“What is managed WordPress hosting?” (My Criteria)

My expectations of a manged WP host are that they’ll largely or wholly take care of:

  • Security
  • Core WordPress updates
  • Plugin updates
  • Speed and other infrastructure concerns
  • Backups
  • Providing full access to the CMS
  • Giving me back-rubs and making coffee

How is managed hosting different from other hosting options?

Most sites use unmanaged hosting. You might hear the phrases: shared hosting, dedicated hosting, or even virtual dedicated hosting tossed around; any of those could be managed hosting, or unmanaged hosting. The “management” part pertains only to a higher level of support and services. But don’t be fooled by worthless, free add-ons to lower-tier shared hosting. Like Abraham Lincoln used to say every time Martha wanted to switch the White House website to Go Daddy or HostGator to save a couple bucks, “extra chaff and turd-polishing doesn’t managed hosting make.”

Spreadsheet Comparing WPEngine, WordPress.com, BigScoots, and Pressable

This isn’t exhaustive. I.e. your criteria might be different than mine. And there are definitely other players in this space (Kinsta’s name pops up a lot.)

Here it is – a chart comparing several of the best managed WordPress hosts.

Want a narrative of the findings?

I won’t deprecate any contenders; I think most sites would be fine hosting with any of them. But two stand out in positive ways which may or may not matter to you.

BigScoots and Pressable both offer tangibles the others don’t:

  • more domain/site capacity (in case you want to host more sites)
  • more free migration of existing sites
  • control over whether or not you auto-update plugins

BigScoots adds:

  • the only one with full ssh/ftp access (which might not matter, really)
  • the only one with email (you have to use a third party for others, which is advisable, anyhow. GSuite FTW!)
  • …but costs more.

Pressable:

  • Is the cheapest

Pressable and WordPress.com:

  • are owned by WordPress’ parent company, which might be worth something?

WordPress.com:

  • The biggest hurdle here is their migration cost. It’s not unreasonable, but it’s not competitive with other migration options.
  • There are several notes in the spreadsheet for WordPress.com, not b/c they’re worse, but b/c their biz model is different than others.

WPEngine:

  • Migration cost is unknown. E.g. What if their plugin fails on a customized theme? Do I have to pay somebody hourly?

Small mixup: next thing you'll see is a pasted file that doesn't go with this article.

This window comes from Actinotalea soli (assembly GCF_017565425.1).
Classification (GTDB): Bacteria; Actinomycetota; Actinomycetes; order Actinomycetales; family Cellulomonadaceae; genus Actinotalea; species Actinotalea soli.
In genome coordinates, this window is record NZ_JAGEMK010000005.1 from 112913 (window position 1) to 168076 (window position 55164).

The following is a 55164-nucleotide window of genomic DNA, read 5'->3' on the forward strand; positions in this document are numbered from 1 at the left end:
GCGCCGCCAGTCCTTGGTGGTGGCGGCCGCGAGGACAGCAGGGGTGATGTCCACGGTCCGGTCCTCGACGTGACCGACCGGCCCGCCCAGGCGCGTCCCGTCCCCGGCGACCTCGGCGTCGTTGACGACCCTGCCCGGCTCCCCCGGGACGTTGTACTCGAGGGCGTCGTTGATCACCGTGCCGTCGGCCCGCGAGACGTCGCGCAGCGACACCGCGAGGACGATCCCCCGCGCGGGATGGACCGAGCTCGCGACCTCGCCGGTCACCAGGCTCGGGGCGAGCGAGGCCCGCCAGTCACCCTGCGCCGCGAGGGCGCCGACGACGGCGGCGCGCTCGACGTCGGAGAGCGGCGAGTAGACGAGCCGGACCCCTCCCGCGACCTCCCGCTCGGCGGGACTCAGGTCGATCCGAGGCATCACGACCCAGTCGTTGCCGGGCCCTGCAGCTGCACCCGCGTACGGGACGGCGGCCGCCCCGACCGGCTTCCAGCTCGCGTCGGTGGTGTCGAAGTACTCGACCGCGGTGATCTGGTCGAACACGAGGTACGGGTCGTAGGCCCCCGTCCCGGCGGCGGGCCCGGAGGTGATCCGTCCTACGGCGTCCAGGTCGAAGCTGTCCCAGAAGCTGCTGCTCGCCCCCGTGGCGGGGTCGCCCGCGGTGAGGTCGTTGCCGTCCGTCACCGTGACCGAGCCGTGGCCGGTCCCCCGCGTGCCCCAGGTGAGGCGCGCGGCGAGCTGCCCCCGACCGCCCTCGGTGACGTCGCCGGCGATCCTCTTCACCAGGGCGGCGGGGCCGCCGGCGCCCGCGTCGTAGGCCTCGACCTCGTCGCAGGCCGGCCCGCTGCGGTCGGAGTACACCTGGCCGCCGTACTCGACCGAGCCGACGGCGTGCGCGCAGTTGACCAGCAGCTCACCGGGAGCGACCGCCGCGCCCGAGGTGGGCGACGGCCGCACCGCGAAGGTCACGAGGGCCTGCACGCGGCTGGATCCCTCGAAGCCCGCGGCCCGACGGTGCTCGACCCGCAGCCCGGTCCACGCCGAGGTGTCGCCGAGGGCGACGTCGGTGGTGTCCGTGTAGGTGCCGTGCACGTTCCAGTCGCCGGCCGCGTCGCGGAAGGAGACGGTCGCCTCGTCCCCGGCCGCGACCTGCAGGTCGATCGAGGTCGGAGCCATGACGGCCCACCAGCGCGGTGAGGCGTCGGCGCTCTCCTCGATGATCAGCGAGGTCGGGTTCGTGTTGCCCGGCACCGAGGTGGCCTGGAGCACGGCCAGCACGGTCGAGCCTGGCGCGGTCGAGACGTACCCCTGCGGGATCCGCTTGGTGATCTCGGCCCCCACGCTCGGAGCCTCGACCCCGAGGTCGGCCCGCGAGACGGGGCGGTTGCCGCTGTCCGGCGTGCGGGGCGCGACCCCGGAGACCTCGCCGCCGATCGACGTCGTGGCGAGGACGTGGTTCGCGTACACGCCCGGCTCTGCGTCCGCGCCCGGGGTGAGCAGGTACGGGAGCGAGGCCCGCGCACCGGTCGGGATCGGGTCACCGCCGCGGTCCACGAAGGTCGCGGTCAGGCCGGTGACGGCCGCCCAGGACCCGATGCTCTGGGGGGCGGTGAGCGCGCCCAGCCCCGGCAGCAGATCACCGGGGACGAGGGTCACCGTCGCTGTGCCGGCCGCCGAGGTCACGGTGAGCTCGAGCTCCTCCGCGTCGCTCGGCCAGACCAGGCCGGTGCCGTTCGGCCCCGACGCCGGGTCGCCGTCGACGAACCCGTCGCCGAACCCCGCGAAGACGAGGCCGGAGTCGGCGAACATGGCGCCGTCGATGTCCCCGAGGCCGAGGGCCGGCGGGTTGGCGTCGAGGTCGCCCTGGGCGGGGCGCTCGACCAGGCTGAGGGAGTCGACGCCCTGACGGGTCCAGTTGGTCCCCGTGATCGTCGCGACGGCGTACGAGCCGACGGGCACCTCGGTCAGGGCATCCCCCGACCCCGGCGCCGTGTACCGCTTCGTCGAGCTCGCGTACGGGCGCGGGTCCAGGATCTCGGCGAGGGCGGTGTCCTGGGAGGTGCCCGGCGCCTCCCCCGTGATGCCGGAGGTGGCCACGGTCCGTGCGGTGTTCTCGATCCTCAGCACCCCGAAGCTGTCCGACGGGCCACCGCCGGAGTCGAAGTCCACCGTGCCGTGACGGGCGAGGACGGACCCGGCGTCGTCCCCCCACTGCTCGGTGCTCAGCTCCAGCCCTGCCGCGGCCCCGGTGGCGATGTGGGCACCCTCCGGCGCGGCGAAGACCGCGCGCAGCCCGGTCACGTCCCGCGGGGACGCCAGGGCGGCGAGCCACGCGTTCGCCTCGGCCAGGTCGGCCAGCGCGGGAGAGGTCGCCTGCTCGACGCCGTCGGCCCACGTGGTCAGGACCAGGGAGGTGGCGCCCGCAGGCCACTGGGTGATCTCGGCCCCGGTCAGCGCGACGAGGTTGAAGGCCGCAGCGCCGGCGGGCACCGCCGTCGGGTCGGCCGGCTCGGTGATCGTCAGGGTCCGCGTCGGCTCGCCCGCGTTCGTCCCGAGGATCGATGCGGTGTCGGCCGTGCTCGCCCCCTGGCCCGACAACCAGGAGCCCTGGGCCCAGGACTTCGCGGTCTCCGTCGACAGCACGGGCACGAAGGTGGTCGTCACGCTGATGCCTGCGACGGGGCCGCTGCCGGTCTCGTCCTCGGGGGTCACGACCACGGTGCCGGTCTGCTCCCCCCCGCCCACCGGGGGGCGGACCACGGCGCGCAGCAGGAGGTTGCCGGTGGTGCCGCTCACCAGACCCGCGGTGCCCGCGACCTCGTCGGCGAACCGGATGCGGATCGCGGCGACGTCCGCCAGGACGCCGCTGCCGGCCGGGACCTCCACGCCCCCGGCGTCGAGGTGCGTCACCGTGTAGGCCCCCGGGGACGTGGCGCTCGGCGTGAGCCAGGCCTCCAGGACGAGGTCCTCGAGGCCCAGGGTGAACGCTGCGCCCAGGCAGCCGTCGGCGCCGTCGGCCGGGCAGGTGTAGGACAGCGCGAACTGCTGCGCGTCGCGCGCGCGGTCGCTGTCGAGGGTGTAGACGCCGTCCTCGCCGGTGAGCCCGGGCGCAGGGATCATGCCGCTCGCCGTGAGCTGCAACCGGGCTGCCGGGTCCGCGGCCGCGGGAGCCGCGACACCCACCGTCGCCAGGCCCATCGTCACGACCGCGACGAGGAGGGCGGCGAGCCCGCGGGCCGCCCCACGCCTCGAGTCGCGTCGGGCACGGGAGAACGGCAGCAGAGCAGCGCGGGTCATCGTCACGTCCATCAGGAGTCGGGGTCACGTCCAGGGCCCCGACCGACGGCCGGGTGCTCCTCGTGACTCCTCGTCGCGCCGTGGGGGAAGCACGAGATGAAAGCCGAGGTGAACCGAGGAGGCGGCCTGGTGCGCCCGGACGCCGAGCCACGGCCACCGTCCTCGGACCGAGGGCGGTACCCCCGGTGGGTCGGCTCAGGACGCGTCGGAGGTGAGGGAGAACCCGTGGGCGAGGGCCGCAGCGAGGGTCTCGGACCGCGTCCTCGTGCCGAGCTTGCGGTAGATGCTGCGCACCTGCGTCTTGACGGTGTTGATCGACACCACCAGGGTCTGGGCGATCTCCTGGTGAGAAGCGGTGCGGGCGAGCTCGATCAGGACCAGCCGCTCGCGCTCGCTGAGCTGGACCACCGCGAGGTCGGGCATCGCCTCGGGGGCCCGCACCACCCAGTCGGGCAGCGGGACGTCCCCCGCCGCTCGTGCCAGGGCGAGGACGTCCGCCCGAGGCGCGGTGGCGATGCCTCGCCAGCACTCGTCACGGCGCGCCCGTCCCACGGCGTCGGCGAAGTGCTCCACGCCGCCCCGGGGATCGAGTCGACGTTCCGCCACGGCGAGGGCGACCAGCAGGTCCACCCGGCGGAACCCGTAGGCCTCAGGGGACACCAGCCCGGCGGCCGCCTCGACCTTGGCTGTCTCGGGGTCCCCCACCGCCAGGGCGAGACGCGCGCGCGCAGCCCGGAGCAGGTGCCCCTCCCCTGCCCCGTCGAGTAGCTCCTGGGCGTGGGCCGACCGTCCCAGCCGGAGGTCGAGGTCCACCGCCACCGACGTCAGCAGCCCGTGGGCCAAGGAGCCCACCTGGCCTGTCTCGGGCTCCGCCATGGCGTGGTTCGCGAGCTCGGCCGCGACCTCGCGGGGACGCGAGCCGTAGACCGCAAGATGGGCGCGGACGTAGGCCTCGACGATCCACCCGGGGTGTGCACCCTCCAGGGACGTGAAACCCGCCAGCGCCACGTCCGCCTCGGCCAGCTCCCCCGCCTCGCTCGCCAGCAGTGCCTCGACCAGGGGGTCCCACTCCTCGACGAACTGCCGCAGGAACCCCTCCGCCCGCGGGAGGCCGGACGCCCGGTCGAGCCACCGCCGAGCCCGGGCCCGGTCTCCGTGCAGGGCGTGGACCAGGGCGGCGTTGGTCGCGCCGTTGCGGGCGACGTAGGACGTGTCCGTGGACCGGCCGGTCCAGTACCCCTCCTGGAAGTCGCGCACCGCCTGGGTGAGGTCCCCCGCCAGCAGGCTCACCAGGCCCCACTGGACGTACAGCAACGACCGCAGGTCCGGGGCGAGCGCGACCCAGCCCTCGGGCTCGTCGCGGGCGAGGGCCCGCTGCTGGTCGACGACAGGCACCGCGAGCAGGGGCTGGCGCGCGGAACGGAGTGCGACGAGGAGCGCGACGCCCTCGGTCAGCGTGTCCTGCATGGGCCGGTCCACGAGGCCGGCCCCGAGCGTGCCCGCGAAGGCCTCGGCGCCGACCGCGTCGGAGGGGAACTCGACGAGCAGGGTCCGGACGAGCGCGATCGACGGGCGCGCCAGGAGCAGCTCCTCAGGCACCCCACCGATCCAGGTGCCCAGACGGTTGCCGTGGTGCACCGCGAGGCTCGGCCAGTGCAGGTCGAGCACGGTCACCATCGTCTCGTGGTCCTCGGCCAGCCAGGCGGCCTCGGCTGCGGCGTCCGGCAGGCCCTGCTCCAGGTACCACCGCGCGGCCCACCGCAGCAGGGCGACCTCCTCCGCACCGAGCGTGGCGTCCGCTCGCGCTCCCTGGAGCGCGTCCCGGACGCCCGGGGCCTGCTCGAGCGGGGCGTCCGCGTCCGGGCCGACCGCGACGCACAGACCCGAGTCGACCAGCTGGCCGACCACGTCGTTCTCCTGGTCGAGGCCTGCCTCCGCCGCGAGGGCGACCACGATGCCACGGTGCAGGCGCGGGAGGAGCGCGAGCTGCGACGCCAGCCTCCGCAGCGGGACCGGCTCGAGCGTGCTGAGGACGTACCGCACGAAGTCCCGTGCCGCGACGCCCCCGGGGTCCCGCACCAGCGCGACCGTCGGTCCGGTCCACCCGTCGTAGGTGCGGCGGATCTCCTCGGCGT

• Some of the notes in the spreadsheet for WPEngine will likely turn more positive as they continue to roll out new services.
  • …but WPEngine is the most expensive

Adendum: Pronto Marketing is Worse than I Thought

Yikes. When trying to move away from Pronto, one needs to rebuild the site, almost completely. If you haven’t been with Pronto for at least a year, they seemingly won’t part with any of your data. If you’re lucky (??) to have been with Pronto for at least twelve months, they’ll give you some data, but they won’t give you your theme, nor will they let you use many of the several dozens of  proprietary plugins they used on your site. It’s a mess. The first quote to rebuild the site to make it work on Pressable came in at 80 hours @ $65/hr. Friends don’t let friends use Pronto.


 

Dan Dreifort consults on UX and SEO and makes noise in several bands. He enjoys sketching, films, games, beer, and hanging with his hot triathaloner-doctor-wife. He plans to turn his front yard into a two-hole miniature golf course with a dragon sculpture.

SEO Writing 101

 

 

Google is like Pinocchio; they both want to seem more human.

pinocchio touching his nose

Write well.

That’s what Google wants you to do. Because that’s what your human audience wants too.

Become an expert on something and share well written content about that something.

But people (and Google) care about more than the naked content of a piece; we also care about its presentation. Is it easy to skim for quick grokking? Is it easy to categorize? Is it easy to find on your site? And so on.

Imagine this article without headlines. No paragraphs. No images.

Images are worth some amount of words. Right? Especially if we mark them up well with alt attributes and avoid web-image mistakes.  If nothing else, an image might make your page look better and/or encourage readers to linger longer.

Good headlines help human and robot readers quickly understand what’s in a document. Sub-headlines break up long sections of otherwise more-boring-looking text with contextual cues about what follows.

Link to relevant related content on your own site with good anchor text. Good intralinking strategy will help Google and readers learn more about you/your topic.

Invisible-ish bits are important too. (Because they’re not invisible to Google.) Learn how to write and use great titles and meta descriptions. Learn about microdata and some specific ways obscure bits of markup can help you succeed in Google.

Maybe those last two links are more “SEO 201” than SEO 101.

What else can I do for great SEO?

Plenty. UX plays a big part in SEO. Tune your website so it’s fast. Remove hurdles between visitors and the prize at the end of the tunnel. (Shorten the tunnel?) Run multivariate tests to figure out what works. Stay relevant. Integrate your social efforts with SEO and otherwise encourage people to connect with you and your excellent website. Backlinks are key.